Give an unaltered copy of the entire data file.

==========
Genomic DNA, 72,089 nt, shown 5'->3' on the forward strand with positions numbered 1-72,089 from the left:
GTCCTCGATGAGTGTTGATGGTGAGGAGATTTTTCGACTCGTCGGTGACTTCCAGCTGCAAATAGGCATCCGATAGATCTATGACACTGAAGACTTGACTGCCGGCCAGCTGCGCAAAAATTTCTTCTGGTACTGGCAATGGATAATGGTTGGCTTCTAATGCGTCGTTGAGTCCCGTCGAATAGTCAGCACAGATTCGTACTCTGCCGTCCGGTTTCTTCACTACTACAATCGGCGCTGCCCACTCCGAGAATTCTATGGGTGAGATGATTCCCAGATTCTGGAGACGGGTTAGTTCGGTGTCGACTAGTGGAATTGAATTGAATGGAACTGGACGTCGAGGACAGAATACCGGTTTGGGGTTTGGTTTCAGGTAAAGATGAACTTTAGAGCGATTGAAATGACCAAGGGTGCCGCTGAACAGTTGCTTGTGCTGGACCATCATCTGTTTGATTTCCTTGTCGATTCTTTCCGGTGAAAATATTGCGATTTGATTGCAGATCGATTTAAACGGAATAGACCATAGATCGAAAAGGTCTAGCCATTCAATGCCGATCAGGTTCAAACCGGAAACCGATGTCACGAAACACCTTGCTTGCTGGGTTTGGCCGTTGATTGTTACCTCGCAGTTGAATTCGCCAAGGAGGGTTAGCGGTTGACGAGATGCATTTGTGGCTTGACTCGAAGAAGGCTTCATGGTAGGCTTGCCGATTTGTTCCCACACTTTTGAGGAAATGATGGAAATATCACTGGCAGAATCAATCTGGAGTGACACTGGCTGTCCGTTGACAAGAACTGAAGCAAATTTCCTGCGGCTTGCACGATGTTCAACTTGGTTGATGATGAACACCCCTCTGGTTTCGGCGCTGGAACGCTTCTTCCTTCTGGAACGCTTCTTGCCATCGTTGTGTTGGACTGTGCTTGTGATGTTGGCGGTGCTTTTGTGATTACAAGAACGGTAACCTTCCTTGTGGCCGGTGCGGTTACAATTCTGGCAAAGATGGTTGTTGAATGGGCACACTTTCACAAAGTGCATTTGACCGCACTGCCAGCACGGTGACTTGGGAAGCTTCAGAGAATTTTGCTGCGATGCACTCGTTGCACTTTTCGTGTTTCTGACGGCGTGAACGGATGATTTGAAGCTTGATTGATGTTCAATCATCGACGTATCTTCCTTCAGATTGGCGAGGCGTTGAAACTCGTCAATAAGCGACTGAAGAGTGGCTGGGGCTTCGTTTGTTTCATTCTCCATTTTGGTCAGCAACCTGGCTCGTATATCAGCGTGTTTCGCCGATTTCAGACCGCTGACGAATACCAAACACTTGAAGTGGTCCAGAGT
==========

Genomic DNA, 72,089 nt, shown 5'->3' on the forward strand with positions numbered 1-72,089 from the left:
GTCCTCGATGAGTGTTGATGGTGAGGAGATTTTTCGACTCGTCGGTGACTTCCAGCTGCAAATAGGCATCCGATAGATCTATGACACTGAAGACTTGACTGCCGGCCAGCTGCGCAAAAATTTCTTCTGGTACTGGCAATGGATAATGGTTGGCTTCTAATGCGTCGTTGAGTCCCGTCGAATAGTCAGCACAGATTCGTACTCTGCCGTCCGGTTTCTTCACTACTACAATCGGCGCTGCCCACTCCGAGAATTCTATGGGTGAGATGATTCCCAGATTCTGGAGACGGGTTAGTTCGGTGTCGACTAGTGGAATTGAATTGAATGGAACTGGACGTCGAGGACAGAATACCGGTTTGGGGTTTGGTTTCAGGTAAAGATGAACTTTAGAGCGATTGAAATGACCAAGGGTGCCGCTGAACAGTTGCTTGTGCTGGACCATCATCTGTTTGATTTCCTTGTCGATTCTTTCCGGTGAAAATATTGCGATTTGATTGCAGATCGATTTAAACGGAATAGACCATAGATCGAAAAGGTCTAGCCATTCAATGCCGATCAGGTTCAAACCGGAAACCGATGTCACGAAACACCTTGCTTGCTGGGTTTGGCCGTTGATTGTTACCTCGCAGTTGAATTCGCCAAGGAGGGTTAGCGGTTGACGAGATGCATTTGTGGCTTGACTCGAAGAAGGCTTCATGGTAGGCTTGCCGATTTGTTCCCACACTTTTGAGGAAATGATGGAAATATCACTGGCAGAATCAATCTGGAGTGACACTGGCTGTCCGTTGACAAGAACTGAAGCAAATTTCCTGCGGCTTGCACGATGTTCAACTTGGTTGATGATGAACACCCCTCTGGTTTCGGCGCTGGAACGCTTCTTCCTTCTGGAACGCTTCTTGCCATCGTTGTGTTGGACTGTGCTTGTGATGTTGGCGGTGCTTTTGTGATTACAAGAACGGTAACCTTCCTTGTGGCCGGTGCGGTTACAATTCTGGCAAAGATGGTTGTTGAATGGGCACACTTTCACAAAGTGCATTTGACCGCACTGCCAGCACGGTGACTTGGGAAGCTTCAGAGAATTTTGCTGCGATGCACTCGTTGCACTTTTCGTGTTTCTGACGGCGTGAACGGATGATTTGAAGCTTGATTGATGTTCAATCATCGACGTATCTTCCTTCAGATTGGCGAGGCGTTGAAACTCGTCAATAAGCGACTGAAGAGTGGCTGGGGCTTCGTTTGTTTCATTCTCCATTTTGGTCAGCAACCTGGCTCGTATATCAGCGTGTTTCGCCGATTTCAGACCGCTGACGAATACCAAACACTTGAAGTGGTCCAGAGT